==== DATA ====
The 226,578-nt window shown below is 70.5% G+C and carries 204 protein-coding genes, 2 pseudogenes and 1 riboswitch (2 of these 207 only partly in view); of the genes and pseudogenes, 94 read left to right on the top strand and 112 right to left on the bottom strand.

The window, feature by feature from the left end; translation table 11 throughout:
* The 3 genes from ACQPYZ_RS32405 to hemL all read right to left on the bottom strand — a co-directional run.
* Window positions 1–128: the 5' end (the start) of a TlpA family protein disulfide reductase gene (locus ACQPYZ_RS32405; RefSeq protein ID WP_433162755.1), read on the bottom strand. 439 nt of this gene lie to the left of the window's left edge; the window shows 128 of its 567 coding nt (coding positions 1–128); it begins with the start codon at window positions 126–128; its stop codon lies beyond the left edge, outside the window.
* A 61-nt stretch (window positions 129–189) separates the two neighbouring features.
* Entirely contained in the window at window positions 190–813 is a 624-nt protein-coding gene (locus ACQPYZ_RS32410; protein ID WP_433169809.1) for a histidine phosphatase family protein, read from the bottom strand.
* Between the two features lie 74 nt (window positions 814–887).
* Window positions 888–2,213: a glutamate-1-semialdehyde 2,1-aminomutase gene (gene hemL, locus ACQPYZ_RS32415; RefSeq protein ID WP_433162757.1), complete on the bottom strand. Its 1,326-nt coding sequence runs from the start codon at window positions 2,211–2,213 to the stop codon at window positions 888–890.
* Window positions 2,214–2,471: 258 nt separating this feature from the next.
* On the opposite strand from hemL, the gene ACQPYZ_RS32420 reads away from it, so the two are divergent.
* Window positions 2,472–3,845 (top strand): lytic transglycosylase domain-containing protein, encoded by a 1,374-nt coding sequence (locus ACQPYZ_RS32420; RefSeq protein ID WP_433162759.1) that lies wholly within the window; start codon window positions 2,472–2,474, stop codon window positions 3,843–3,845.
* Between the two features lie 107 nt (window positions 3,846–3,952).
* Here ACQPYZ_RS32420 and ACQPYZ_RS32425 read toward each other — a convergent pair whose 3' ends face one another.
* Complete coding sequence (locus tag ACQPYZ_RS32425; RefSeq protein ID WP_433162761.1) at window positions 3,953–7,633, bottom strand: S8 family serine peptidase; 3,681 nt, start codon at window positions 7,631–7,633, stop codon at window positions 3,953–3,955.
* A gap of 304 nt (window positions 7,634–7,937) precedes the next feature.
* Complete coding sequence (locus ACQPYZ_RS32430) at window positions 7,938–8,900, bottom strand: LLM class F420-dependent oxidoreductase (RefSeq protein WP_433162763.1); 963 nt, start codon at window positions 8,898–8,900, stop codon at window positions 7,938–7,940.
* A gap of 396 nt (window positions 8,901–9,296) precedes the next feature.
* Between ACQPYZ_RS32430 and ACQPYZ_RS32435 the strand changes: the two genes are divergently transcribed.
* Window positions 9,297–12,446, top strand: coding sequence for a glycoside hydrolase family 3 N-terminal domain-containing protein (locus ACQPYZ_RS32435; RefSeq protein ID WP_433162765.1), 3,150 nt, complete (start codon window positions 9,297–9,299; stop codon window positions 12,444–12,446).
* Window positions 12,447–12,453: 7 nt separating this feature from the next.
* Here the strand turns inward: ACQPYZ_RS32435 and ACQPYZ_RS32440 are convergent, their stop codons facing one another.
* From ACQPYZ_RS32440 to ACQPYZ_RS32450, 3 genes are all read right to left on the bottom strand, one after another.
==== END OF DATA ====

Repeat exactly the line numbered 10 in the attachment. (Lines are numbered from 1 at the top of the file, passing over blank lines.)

* On the opposite strand from hemL, the gene ACQPYZ_RS32420 reads away from it, so the two are divergent.